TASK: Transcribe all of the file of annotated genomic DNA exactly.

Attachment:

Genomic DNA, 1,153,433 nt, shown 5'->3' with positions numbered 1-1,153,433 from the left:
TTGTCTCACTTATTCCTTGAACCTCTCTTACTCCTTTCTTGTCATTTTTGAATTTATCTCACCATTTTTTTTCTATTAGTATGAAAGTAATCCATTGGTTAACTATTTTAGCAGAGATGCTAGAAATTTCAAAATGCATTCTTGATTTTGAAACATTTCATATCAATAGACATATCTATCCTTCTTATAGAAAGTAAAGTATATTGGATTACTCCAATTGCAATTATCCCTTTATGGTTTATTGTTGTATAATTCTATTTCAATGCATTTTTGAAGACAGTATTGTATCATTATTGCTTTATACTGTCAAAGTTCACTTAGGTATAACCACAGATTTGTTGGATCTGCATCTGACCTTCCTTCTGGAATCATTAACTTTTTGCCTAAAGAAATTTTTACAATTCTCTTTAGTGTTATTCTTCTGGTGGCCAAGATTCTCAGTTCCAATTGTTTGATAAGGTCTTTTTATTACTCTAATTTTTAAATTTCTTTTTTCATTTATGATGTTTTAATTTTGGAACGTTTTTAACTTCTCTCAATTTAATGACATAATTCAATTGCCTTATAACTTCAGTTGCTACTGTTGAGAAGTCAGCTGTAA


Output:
Genomic DNA, 1,153,433 nt, shown 5'->3' with positions numbered 1-1,153,433 from the left:
TTGTCTCACTTATTCCTTGAACCTCTCTTACTCCTTTCTTGTCATTTTTGAATTTATCTCACCATTTTTTTTCTATTAGTATGAAAGTAATCCATTGGTTAACTATTTTAGCAGAGATGCTAGAAATTTCAAAATGCATTCTTGATTTTGAAACATTTCATATCAATAGACATATCTATCCTTCTTATAGAAAGTAAAGTATATTGGATTACTCCAATTGCAATTATCCCTTTATGGTTTATTGTTGTATAATTCTATTTCAATGCATTTTTGAAGACAGTATTGTATCATTATTGCTTTATACTGTCAAAGTTCACTTAGGTATAACCACAGATTTGTTGGATCTGCATCTGACCTTCCTTCTGGAATCATTAACTTTTTGCCTAAAGAAATTTTTACAATTCTCTTTAGTGTTATTCTTCTGGTGGCCAAGATTCTCAGTTCCAATTGTTTGATAAGGTCTTTTTATTACTCTAATTTTTAAATTTCTTTTTTCATTTATGATGTTTTAATTTTGGAACGTTTTTAACTTCTCTCAATTTAATGACATAATTCAATTGCCTTATAACTTCAGTTGCTACTGTTGAGAAGTCAGCTGTAA